New Zealand’s biofuel market is, apparently, a model of sustainability and transparency; it might be our route to fuel independence. Fitzsimons’ Bill to regulate it looks likely to be rejected
Biofuels are a bit of a yawn, but wake up!
With Jeanette Fitzsimons’ Sustainable Biofuel Member’s Bill set to be voted down, and one year in to Gerry Brownlee’s Biodiesel Grants Scheme, which ‘bills’ the taxpayer up to $36 million for biodiesel subsidies, it seemed about time to ask: what’s happening in our biofuel market?
As I wrote this time last year, Brownlee’s Biodiesel Grants Scheme risks subsidising biodiesel from palm oil, and other unsustainable sources. Fitzsimons’ Bill would have fixed this, by introducing mandatory sustainability criteria for biofuels supplied or sold in New Zealand. It tried to ensure that, in selling and subsidising biofuels, we don’t make the world’s problems worse. The government said, lukewarmly, it would give it an honest hearing.
Repeatedly delayed, with a select committee report now due on July 29, the Bill’s prospects don’t look good. Under the government’s “better regulation, less regulation” policy, the conclusion seems all but inevitable that it will be deemed unnecessary, in the light of market developments to date, and also poorly conceived, according to submissions available online.
Generalising very broadly, across all of the submissions, the Bill’s principles and objectives (eg, ‘well to wheel’ greenhouse gas emissions assessment, food security) were supported, but not the detail of it.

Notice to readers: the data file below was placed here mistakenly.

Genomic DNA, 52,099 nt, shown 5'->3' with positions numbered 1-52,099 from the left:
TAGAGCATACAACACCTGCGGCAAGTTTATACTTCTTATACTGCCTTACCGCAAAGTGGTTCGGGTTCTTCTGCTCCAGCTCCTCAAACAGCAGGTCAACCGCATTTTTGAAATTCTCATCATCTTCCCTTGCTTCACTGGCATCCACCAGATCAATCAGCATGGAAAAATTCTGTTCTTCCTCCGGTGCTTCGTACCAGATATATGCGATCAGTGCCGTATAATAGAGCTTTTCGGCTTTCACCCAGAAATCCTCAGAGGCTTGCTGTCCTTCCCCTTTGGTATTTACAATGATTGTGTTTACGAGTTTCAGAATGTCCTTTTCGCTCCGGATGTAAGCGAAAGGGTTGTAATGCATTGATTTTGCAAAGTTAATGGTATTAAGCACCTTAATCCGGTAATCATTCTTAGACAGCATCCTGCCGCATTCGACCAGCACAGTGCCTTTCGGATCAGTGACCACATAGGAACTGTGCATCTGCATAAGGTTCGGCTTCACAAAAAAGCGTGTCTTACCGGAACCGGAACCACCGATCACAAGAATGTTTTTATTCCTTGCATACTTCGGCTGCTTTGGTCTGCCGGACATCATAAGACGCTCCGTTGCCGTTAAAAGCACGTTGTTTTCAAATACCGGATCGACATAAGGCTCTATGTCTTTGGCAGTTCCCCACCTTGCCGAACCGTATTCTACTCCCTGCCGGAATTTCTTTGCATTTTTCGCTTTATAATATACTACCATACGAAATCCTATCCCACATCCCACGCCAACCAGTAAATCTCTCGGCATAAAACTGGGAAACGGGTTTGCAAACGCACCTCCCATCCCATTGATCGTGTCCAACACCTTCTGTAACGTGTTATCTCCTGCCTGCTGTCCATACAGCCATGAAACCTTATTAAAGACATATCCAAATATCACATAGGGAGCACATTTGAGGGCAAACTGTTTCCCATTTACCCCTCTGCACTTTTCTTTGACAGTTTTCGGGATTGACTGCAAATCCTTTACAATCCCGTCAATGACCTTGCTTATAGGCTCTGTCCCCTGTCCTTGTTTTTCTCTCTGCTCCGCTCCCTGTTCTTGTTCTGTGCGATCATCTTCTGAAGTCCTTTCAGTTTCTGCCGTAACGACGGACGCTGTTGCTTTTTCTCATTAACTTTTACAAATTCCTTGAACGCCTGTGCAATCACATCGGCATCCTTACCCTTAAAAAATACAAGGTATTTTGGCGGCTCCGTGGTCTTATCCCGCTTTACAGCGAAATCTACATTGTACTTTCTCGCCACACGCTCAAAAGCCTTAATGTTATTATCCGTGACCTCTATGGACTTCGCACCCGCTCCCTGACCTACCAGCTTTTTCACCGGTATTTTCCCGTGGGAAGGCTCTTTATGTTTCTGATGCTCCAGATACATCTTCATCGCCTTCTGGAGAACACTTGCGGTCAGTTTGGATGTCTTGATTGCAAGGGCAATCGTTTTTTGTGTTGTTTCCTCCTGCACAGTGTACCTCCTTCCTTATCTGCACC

There is a large body of work and literature internationally, about biofuel sustainability assessment: therefore, it can be done. But submitters doubted whether that body of work can be converted to workable regulation, and whether this Bill’s effort was robust.
Some of the objections were silly. (For example, that the Bill’s prohibition on biofuels “grown on land of high value for food production” would undermine waste or substandard New Zealand food sources, such as whey-based bioethanol, and tallow-derived biodiesel. In fact, the Bill explicitly provides for exclusion of such by-products.)
Some seemed inconsistent. (For example, a requirement for approvals of biofuel sustainability, pre-sale, was allegedly unworkable in practice, because product source, origin, feedstock type and production method may vary per cargo. However, sustainability is, apparently, consistent enough across time for industry sources to recommend and give voluntary assurances.)